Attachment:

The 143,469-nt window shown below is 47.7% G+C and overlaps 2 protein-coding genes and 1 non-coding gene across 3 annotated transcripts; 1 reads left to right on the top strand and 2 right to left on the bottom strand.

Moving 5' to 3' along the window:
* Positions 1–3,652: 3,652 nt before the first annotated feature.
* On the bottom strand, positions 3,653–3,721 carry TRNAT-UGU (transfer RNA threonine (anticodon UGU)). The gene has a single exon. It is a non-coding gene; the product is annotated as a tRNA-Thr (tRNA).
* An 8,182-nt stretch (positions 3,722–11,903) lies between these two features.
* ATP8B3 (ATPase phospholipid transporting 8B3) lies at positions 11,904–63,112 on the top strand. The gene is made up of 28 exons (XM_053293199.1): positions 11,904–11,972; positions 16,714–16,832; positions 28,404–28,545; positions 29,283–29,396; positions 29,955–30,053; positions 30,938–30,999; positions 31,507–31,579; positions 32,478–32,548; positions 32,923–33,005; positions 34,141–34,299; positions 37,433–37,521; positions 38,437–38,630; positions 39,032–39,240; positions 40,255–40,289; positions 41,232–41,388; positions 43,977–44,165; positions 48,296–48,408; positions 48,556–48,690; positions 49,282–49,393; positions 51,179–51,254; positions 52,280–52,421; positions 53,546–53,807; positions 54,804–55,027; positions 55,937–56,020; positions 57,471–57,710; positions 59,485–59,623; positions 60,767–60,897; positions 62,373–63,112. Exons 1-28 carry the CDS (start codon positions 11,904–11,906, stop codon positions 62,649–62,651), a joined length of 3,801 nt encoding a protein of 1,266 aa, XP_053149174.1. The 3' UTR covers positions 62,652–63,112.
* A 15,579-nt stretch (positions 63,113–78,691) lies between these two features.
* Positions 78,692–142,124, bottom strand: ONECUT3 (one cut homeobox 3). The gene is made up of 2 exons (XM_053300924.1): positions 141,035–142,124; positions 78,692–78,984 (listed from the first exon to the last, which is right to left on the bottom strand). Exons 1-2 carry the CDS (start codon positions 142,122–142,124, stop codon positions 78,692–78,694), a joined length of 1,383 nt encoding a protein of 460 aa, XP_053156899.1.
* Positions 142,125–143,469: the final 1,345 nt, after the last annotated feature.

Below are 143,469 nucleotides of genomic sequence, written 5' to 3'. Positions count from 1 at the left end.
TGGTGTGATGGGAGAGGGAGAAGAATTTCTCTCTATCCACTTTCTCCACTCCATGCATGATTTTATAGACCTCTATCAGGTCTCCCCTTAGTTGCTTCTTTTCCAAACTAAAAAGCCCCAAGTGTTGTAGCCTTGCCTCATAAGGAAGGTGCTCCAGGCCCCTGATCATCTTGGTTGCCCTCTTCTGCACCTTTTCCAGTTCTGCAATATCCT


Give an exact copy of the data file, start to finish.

The 143,469-nt window shown below is 47.7% G+C and overlaps 2 protein-coding genes and 1 non-coding gene across 3 annotated transcripts; 1 reads left to right on the top strand and 2 right to left on the bottom strand.

Moving 5' to 3' along the window:
* Positions 1–3,652: 3,652 nt before the first annotated feature.
* On the bottom strand, positions 3,653–3,721 carry TRNAT-UGU (transfer RNA threonine (anticodon UGU)). The gene has a single exon. It is a non-coding gene; the product is annotated as a tRNA-Thr (tRNA).
* An 8,182-nt stretch (positions 3,722–11,903) lies between these two features.
* ATP8B3 (ATPase phospholipid transporting 8B3) lies at positions 11,904–63,112 on the top strand. The gene is made up of 28 exons (XM_053293199.1): positions 11,904–11,972; positions 16,714–16,832; positions 28,404–28,545; positions 29,283–29,396; positions 29,955–30,053; positions 30,938–30,999; positions 31,507–31,579; positions 32,478–32,548; positions 32,923–33,005; positions 34,141–34,299; positions 37,433–37,521; positions 38,437–38,630; positions 39,032–39,240; positions 40,255–40,289; positions 41,232–41,388; positions 43,977–44,165; positions 48,296–48,408; positions 48,556–48,690; positions 49,282–49,393; positions 51,179–51,254; positions 52,280–52,421; positions 53,546–53,807; positions 54,804–55,027; positions 55,937–56,020; positions 57,471–57,710; positions 59,485–59,623; positions 60,767–60,897; positions 62,373–63,112. Exons 1-28 carry the CDS (start codon positions 11,904–11,906, stop codon positions 62,649–62,651), a joined length of 3,801 nt encoding a protein of 1,266 aa, XP_053149174.1. The 3' UTR covers positions 62,652–63,112.
* A 15,579-nt stretch (positions 63,113–78,691) lies between these two features.
* Positions 78,692–142,124, bottom strand: ONECUT3 (one cut homeobox 3). The gene is made up of 2 exons (XM_053300924.1): positions 141,035–142,124; positions 78,692–78,984 (listed from the first exon to the last, which is right to left on the bottom strand). Exons 1-2 carry the CDS (start codon positions 142,122–142,124, stop codon positions 78,692–78,694), a joined length of 1,383 nt encoding a protein of 460 aa, XP_053156899.1.
* Positions 142,125–143,469: the final 1,345 nt, after the last annotated feature.

Below are 143,469 nucleotides of genomic sequence, written 5' to 3'. Positions count from 1 at the left end.
TGGTGTGATGGGAGAGGGAGAAGAATTTCTCTCTATCCACTTTCTCCACTCCATGCATGATTTTATAGACCTCTATCAGGTCTCCCCTTAGTTGCTTCTTTTCCAAACTAAAAAGCCCCAAGTGTTGTAGCCTTGCCTCATAAGGAAGGTGCTCCAGGCCCCTGATCATCTTGGTTGCCCTCTTCTGCACCTTTTCCAGTTCTGCAATATCCT